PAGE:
Thursday, 19 June 2014

The Tawny owlets were active and noisy again today. I found them in the beech tree next to the nest tree, and they immediately flew into a tall lime two trees to the north of the nest tree, where I got this picture of two of them.

The third flew towards the leaf yard, and I heard their father calling as it arrived, though I couldn't find where they were.

Only the male Little Owl was visible today. He was in his usual place in the chestnut tree.

Charle and Melissa, the two familiar Carrion Crows whose territory stretches from the Tawny Owls' tree to the Italian Garden, have two youngsters. Paul Turner is giving the family mealworm pellets to make sure they grow up properly nourished, as the junk food diet of the park crows tends to cause white patches on their wings. Young birds are more susceptible to malnutrition than adults, because they are growing. This is Melissa eating out of Paul's hand. She has a few greyish feathers, but that is simply because they are old feathers from last year and have faded a bit.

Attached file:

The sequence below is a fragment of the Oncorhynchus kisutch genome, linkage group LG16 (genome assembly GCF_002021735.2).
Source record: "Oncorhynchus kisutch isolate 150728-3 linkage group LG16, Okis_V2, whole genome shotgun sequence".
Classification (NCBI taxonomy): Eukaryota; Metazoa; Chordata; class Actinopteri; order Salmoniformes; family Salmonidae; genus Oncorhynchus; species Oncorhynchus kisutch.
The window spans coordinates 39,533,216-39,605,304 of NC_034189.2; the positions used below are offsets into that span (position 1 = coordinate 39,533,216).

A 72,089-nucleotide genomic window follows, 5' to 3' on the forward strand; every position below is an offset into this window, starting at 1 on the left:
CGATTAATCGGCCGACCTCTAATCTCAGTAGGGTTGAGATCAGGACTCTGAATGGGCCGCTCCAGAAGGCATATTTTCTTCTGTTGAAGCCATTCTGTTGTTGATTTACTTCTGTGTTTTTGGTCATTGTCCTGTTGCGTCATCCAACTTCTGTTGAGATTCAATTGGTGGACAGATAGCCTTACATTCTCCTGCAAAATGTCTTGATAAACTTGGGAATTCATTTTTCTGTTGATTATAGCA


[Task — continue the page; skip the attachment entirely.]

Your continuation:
A Chaffinch just happened to be flying past in the background.

Here is a male Mandarin in eclipse. He is looking almost like a female, and in a couple of weeks will have lost the last traces of his fine coloured breeding plumage. Only the reddish colour of his bill will show that he is indeed a drake.

The fountains in the Italian Garden have been broken for some time, and the weed now forms a thick and smelly mat in the ponds. But these young Moorhens are perfectly happy in the slime, and seem to be able to swim through it.

The Song Thrush who sings so well in the leaf yard is seldom visible, but today he was on a dead branch at the top of an old chestnut tree, giving a fine performance.

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